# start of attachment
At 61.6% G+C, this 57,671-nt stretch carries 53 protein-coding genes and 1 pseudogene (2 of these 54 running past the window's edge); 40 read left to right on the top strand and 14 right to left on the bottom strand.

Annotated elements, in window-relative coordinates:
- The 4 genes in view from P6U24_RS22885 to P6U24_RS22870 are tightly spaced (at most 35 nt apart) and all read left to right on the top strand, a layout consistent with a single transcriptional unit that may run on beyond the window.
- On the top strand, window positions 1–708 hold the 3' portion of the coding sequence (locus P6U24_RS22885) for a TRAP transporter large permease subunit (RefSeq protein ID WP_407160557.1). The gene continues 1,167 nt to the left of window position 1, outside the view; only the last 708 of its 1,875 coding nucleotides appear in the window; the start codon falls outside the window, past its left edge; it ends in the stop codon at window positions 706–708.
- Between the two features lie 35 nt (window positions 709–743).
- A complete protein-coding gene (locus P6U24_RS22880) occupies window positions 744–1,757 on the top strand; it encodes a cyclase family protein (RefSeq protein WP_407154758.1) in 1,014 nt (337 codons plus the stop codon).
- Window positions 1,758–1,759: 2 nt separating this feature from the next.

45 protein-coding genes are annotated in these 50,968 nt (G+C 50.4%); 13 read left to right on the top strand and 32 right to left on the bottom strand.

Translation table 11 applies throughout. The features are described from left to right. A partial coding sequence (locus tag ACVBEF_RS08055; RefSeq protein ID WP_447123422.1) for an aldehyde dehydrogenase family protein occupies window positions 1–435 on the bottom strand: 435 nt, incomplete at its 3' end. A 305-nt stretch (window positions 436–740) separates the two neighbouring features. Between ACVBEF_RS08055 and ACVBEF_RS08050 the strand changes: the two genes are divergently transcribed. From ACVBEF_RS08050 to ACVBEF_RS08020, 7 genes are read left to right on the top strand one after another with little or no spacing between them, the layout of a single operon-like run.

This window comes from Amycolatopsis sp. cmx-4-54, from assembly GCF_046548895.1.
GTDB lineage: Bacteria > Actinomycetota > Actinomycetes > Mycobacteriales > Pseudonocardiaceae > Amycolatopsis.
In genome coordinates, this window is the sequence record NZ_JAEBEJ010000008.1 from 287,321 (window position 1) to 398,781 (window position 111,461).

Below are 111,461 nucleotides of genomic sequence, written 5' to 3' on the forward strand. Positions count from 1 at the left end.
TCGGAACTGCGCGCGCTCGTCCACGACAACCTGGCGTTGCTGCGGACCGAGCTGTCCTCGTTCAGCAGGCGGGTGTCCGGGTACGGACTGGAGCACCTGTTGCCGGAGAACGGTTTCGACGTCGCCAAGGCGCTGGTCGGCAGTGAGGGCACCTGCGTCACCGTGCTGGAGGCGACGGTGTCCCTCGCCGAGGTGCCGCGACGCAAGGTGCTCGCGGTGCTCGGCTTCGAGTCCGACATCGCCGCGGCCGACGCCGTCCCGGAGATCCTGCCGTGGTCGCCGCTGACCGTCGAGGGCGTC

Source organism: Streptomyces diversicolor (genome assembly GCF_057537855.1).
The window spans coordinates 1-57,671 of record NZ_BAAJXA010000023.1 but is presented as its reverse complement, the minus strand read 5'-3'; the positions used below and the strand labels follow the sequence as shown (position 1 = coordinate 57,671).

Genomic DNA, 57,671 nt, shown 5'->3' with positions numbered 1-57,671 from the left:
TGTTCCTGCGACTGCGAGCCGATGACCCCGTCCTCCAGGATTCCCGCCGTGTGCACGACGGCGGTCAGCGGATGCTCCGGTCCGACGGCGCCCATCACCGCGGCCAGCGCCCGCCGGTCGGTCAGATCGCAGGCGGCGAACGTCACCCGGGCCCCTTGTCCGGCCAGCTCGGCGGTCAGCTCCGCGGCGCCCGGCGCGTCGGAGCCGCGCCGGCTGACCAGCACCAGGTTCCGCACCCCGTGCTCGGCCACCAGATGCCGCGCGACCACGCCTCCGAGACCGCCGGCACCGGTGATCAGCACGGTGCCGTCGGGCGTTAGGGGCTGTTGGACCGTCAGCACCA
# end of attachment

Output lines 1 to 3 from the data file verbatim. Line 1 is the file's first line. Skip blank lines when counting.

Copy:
At 61.6% G+C, this 57,671-nt stretch carries 53 protein-coding genes and 1 pseudogene (2 of these 54 running past the window's edge); 40 read left to right on the top strand and 14 right to left on the bottom strand.

Annotated elements, in window-relative coordinates:
- The 4 genes in view from P6U24_RS22885 to P6U24_RS22870 are tightly spaced (at most 35 nt apart) and all read left to right on the top strand, a layout consistent with a single transcriptional unit that may run on beyond the window.